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Thailand: Asean help needed on haze

UNHEALTHY AIR QUALITY: A road in a southern province of Thailand on Tuesday. The Pollution Control Department's air pollution index showed that the haze that day was the worst since 1999.


    Oct 08, 2015

    Thailand: Asean help needed on haze


    THAILAND has said it will push for Asean-level efforts to rein in the haze that comes from smoke-belching fires in neighbouring countries.

    "I have already instructed the Foreign Affairs Ministry to raise the issue with source countries," Prime Minister Prayut Chan-o-cha said on Tuesday.

    General Prayut made the comments after forest fires in Indonesia pushed the air quality in the country's southern provinces to unhealthy levels this week.

    The Pollution Control Department's air pollution index showed that the haze on Tuesday was the worst since 1999. The PM10 level - or the amount of particulate matter equal to or less than 10 micrometres in diameter - had exceeded safe limits in Songkhla, Phuket and Satun provinces.

    The thick smoke from Indonesia, aided by the wind, has also blanketed parts of Malaysia and Singapore.

    In addition to the haze, fires in eastern Myanmar regularly affect air quality in Thailand's north.

    Last week, the haze hit Cebu in the Philippines. And it appears to have spread to Vietnam too - Ho Chi Minh City was shrouded in smoke yesterday, reported Xinhua.

    A meteorology expert in Vietnam was quoted by local media as saying that Indonesia's forest fires were part of the reason. "The burning of forests in Indonesia has blanketed many South-east Asian countries in haze, especially areas of low latitude that sit close to Indonesia, like Vietnam's southern localities."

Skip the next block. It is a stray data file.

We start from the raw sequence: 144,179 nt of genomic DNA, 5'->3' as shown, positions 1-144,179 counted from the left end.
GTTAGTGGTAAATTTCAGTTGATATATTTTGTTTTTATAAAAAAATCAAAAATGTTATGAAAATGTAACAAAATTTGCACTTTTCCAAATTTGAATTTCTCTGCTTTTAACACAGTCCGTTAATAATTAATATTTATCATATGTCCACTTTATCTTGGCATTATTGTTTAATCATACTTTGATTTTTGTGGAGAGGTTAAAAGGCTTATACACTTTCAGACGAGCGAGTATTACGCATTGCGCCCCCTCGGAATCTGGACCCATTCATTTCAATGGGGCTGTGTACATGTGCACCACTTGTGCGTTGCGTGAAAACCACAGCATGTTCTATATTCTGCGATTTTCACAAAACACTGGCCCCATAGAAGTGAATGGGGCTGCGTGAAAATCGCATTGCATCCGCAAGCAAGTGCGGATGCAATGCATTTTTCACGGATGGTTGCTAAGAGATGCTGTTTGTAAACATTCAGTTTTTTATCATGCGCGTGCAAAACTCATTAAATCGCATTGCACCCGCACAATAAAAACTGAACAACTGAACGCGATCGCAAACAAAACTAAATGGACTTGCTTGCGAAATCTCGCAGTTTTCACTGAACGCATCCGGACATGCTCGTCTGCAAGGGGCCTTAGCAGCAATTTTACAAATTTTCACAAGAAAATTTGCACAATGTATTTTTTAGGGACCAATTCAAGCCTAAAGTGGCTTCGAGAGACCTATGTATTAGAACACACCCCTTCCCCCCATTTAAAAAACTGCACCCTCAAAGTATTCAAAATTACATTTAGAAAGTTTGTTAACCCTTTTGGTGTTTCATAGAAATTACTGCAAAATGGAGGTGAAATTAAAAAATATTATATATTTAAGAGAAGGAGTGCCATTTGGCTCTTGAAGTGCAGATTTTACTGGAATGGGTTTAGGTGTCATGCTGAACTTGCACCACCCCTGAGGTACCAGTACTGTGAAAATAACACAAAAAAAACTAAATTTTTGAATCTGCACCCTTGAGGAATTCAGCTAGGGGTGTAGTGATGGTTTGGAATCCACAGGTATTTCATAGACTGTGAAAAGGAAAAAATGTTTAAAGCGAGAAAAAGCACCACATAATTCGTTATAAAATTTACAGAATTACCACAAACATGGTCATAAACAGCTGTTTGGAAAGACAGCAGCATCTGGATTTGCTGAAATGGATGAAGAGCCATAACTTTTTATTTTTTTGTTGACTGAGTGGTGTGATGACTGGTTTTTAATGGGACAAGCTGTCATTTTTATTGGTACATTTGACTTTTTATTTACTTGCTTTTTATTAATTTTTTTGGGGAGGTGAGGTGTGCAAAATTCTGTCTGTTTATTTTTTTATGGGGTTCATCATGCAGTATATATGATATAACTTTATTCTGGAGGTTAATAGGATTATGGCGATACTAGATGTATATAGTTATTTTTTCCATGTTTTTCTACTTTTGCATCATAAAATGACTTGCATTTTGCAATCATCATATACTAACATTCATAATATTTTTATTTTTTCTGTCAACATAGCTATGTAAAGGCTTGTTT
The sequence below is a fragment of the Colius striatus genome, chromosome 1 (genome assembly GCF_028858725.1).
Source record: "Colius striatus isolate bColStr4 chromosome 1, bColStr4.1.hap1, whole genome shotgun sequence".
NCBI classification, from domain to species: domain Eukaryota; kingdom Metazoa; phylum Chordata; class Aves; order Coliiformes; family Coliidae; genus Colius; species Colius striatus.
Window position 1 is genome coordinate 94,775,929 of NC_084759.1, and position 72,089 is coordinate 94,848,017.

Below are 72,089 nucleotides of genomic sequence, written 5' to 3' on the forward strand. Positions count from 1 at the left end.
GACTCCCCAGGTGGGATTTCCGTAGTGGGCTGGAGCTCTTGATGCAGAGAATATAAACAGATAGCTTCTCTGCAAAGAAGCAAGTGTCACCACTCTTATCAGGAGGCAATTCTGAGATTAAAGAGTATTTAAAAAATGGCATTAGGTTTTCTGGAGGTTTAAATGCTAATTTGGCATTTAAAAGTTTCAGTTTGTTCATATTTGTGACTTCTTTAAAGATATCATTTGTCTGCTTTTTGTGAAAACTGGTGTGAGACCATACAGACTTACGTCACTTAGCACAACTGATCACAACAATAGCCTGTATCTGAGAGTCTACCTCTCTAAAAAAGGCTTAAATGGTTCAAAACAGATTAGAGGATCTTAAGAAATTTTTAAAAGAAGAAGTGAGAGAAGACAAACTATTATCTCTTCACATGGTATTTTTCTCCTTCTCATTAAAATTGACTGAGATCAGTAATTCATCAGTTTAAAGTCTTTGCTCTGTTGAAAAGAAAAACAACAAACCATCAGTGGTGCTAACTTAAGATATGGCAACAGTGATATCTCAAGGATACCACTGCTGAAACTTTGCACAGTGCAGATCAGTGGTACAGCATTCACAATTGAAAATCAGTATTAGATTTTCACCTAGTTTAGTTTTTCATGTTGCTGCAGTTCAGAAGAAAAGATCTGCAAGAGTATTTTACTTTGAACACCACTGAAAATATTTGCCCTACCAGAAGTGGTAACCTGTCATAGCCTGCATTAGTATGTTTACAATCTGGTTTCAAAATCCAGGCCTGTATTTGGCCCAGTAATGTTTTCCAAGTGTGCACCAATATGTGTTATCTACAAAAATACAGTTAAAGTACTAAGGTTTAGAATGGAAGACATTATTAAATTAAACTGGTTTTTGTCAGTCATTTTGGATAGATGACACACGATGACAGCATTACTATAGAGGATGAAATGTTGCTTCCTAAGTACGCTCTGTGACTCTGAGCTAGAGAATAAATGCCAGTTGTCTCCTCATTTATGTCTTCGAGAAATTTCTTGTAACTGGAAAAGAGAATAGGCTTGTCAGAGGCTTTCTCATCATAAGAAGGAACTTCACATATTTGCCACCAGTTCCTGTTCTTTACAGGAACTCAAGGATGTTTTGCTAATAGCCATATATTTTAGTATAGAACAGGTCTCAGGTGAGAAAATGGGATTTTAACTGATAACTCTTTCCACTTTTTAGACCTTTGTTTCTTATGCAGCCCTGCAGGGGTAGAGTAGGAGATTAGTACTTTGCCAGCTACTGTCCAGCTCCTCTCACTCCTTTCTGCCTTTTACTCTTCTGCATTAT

Meanwhile, in Thailand's southern province of Yala, a local hospital reported that as many as 214 patients sought medical help for symptoms that could be related to the haze on Sunday - a jump from 64 on Saturday.

    Locals in Phuket said they had already developed eye irritation, skin irritation and headaches when exposed to the haze.

    In Trang province, about 400 fishing trawlers stayed ashore because reduced visibility made it impossible for them to head out to the sea.

    "This has hurt our livelihood," said Aren Phrakong, who chairs a local fishing group.

    Ittirit Kinglek, president of the Tourism Council of Thailand, said all Asean member countries should have formal discussions on the haze because the problem hurts the region every year.

    "As smog shrouds the Andaman provinces - such as Phuket, Satun, and Hat Yai - tourism feels the pinch. (The) smog usually hits during high season too," he said.

    Suchart Hirankanokkul, an adviser to the Thai Hotels Association, said the Prayut government should seek answers from the Indonesian Embassy on the emergency measures Jakarta will use to tackle the problem.

    Mr Ittirit and Mr Suchart said hotel occupancy in major southern provinces, such as Phuket and Songkhla, had not yet been affected despite the haze. "But if the problem continues, the situation may turn critical," Mr Suchart said.

    Hat Yai International Airport said on Tuesday it was closely monitoring the situation and had instructed pilots to comply with guidelines given if visibility is low.